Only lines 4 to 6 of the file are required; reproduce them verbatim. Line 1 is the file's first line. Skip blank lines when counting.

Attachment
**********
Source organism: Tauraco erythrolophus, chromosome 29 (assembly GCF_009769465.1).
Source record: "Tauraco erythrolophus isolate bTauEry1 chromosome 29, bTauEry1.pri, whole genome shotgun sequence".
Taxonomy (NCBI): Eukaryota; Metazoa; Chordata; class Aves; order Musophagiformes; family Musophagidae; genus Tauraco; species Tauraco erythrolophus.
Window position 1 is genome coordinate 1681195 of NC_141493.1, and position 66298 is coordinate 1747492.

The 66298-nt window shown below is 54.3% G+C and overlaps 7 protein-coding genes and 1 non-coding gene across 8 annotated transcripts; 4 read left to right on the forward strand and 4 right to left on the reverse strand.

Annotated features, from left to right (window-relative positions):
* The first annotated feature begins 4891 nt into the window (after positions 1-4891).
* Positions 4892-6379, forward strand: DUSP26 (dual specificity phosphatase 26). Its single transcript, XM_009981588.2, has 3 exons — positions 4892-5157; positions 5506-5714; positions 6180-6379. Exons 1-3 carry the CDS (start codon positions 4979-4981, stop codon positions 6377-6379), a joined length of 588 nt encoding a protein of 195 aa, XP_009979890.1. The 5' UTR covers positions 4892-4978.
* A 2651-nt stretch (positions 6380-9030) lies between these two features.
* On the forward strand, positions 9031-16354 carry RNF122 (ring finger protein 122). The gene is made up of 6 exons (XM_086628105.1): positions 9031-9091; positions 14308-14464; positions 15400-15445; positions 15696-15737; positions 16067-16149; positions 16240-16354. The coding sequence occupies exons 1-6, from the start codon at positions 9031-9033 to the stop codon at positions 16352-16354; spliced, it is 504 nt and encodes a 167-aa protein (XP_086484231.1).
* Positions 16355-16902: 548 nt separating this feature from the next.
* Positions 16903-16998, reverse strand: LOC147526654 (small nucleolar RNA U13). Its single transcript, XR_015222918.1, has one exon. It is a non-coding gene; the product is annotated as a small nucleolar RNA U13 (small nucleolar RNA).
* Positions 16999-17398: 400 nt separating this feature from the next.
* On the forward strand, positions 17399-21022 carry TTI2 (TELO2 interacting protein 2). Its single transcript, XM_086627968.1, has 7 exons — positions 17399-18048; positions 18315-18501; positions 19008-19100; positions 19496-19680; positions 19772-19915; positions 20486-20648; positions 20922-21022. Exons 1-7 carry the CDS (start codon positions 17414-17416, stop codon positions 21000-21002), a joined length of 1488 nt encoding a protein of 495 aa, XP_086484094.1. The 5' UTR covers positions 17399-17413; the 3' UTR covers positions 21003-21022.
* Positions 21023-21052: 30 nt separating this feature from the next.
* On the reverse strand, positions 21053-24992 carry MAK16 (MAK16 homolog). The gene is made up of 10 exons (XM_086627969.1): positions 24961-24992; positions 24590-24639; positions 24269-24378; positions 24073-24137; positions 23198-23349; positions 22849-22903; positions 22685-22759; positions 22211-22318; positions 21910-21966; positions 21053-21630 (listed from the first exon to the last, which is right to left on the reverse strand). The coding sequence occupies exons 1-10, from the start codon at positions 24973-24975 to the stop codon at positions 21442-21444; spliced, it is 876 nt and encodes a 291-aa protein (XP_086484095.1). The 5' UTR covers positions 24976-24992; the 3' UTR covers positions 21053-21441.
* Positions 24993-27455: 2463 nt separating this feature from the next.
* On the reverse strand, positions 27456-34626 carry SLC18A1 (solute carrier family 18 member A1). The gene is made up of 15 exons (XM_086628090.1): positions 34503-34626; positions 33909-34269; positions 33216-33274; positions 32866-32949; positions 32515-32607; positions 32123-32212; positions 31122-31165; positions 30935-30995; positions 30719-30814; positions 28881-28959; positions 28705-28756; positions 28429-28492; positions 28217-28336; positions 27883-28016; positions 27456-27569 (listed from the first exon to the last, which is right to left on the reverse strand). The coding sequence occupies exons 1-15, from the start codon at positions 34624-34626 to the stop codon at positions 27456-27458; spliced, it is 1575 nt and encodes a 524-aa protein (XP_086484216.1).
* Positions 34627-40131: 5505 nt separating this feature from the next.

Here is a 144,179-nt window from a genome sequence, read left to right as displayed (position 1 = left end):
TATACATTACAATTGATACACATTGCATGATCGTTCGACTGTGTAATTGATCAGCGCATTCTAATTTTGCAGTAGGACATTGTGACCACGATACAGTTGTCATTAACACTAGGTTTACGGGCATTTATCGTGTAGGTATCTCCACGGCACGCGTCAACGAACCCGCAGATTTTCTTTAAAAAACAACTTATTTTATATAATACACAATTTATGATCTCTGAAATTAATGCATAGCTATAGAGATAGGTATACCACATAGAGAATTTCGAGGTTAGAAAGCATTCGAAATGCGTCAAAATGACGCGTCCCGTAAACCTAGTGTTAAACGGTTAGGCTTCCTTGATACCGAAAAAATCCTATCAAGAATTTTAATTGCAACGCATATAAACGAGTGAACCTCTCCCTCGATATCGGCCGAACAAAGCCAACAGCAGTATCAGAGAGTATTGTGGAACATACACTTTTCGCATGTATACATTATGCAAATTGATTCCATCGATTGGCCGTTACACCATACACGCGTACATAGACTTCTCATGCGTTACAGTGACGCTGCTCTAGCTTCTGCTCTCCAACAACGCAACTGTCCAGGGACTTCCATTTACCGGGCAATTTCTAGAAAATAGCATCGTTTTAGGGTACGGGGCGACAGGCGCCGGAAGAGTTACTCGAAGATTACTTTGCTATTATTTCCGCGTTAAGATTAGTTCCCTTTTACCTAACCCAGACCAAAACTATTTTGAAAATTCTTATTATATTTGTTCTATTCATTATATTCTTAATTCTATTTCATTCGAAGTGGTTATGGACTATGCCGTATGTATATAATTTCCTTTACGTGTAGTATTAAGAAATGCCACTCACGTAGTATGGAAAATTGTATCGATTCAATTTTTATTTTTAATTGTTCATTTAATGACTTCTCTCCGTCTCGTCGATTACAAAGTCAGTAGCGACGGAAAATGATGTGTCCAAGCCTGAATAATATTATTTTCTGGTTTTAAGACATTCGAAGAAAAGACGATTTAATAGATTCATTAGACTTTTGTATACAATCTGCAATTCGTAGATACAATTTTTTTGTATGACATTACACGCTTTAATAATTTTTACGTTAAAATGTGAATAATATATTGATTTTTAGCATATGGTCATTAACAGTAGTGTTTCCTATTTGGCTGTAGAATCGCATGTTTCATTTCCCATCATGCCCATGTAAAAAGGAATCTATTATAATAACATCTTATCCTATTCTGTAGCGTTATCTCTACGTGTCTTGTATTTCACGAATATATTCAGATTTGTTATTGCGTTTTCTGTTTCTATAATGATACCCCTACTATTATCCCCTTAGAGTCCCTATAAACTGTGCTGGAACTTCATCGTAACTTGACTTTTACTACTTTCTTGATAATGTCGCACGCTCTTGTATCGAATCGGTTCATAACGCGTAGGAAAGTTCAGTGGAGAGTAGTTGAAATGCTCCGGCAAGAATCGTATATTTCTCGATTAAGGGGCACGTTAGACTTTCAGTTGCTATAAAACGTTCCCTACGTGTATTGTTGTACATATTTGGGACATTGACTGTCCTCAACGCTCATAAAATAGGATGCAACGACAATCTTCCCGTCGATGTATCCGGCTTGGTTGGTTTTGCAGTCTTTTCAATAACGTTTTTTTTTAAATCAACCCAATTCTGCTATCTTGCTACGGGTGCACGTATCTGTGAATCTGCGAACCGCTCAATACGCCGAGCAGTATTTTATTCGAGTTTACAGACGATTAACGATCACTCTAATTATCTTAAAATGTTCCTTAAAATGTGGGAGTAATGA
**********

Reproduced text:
Window position 1 is genome coordinate 1681195 of NC_141493.1, and position 66298 is coordinate 1747492.

The 66298-nt window shown below is 54.3% G+C and overlaps 7 protein-coding genes and 1 non-coding gene across 8 annotated transcripts; 4 read left to right on the forward strand and 4 right to left on the reverse strand.

Annotated features, from left to right (window-relative positions):